Why Less Exercise May Drop More Pounds


It amazes me sometimes how often it seems to occur that when I read some of the latest studies into weight loss, philosophies Slimxpress has been touting for years are consistently proven to be accurate. The latest is a study into exercise’s role in weight loss, and particularly why it seems that the more we exercise, the less we lose. 

Researches at The Univeristy of Copenhagen dug into this problem in a recent study. The New York Times reports that the researches gathered a group of overweight, sedentary young men (in their 20s and early 30s). From this group they divided them into three groups:

The first group was a control and were told not to alter their diet or activity habits.

The second group was told to keep the same diet but to do moderate workouts daily, the goal being to burn on average 300 calories.

A third group was instructed to perform more rigorous workouts daily, burning 600 calories. 

All groups kept detailed daily food journals. The results were surprising to none of us who have tried to burn fat with intense workouts:

At the end of the 13 weeks, the members of the control group weighed the same as they had at the start, and their body fat percentages were unchanged, which is hardly surprising.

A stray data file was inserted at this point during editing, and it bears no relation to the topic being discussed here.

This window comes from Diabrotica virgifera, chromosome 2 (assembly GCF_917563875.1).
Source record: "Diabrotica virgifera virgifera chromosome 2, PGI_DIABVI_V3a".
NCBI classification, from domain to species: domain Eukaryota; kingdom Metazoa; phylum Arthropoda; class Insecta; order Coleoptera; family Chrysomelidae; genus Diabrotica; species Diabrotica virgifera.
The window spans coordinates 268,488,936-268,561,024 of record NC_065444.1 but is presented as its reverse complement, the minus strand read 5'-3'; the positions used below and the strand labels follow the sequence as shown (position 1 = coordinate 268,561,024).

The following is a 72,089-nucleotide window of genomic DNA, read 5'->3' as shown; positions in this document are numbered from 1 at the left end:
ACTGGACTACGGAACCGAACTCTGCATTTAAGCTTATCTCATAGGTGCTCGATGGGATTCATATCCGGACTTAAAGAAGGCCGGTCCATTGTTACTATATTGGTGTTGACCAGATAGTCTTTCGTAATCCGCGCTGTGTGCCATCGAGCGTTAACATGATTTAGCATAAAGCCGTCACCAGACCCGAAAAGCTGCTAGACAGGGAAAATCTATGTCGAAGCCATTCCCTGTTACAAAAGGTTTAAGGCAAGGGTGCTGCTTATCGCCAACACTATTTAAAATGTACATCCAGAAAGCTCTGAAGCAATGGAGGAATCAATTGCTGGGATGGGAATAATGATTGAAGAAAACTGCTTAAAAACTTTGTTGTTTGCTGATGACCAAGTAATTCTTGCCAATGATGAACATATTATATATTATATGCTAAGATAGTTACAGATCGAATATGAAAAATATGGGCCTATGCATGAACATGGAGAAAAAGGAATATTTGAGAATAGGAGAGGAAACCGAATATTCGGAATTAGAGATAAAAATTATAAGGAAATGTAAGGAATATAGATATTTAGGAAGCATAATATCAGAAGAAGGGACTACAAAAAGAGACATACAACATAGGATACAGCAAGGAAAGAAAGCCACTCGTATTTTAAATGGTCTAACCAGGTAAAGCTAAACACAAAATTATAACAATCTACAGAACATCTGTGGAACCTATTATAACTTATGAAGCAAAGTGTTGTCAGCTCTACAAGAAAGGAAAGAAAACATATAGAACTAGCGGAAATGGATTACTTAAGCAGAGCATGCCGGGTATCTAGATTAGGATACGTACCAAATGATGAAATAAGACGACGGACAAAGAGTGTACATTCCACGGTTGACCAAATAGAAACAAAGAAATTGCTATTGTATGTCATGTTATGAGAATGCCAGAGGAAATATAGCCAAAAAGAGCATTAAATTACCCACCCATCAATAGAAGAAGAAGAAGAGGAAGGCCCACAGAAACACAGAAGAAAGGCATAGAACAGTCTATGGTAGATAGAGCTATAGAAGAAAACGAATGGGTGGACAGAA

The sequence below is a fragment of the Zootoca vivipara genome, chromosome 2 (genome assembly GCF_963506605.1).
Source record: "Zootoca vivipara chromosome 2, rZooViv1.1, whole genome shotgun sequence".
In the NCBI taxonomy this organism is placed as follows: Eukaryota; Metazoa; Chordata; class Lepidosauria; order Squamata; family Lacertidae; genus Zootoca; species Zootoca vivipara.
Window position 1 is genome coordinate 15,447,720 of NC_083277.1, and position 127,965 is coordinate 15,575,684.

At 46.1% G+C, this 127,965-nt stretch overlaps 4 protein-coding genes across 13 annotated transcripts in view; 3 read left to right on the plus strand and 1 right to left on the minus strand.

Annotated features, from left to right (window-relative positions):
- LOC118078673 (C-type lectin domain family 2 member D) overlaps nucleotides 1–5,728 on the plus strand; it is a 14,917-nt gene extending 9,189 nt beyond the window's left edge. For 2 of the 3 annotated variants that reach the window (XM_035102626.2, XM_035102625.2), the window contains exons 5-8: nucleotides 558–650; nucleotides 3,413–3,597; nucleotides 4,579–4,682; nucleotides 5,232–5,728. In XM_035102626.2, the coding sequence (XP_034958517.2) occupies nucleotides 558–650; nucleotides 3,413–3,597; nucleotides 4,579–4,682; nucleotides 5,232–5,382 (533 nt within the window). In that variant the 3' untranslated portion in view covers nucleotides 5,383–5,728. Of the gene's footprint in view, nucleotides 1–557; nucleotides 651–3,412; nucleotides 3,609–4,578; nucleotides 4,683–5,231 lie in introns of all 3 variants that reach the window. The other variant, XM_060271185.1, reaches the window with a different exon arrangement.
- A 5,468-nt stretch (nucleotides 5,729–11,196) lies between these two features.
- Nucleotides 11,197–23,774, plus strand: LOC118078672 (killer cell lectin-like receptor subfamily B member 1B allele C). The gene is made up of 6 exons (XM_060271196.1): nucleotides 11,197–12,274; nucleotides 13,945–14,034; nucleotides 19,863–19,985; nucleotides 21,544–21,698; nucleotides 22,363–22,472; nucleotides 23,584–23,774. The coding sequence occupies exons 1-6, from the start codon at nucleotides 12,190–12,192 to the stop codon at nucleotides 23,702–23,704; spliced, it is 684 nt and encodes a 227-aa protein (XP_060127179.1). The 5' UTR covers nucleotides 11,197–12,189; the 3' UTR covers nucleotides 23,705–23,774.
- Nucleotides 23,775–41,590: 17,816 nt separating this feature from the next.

On the other hand, the men who had exercised the most, working out for 60 minutes a day, had managed to drop some flab, losing an average of five pounds each. The scientists calculated that that weight loss, while by no means negligible, was still about 20 percent less than would have been expected given the number of calories the men were expending each day during exercise, if food intake and other aspects of their life had held steady.

Meanwhile, the volunteers who’d worked out for only 30 minutes a day did considerably better, shedding about seven pounds each, a total that, given the smaller number of calories that they were burning during exercise, represents a hefty 83 percent “bonus” beyond what would have been expected, says Mads Rosenkilde, a Ph.D. candidate at the University of Copenhagen who led the study.

To read more about the study, see: For Weight Loss, Less Exercise May Be More | The New York Times

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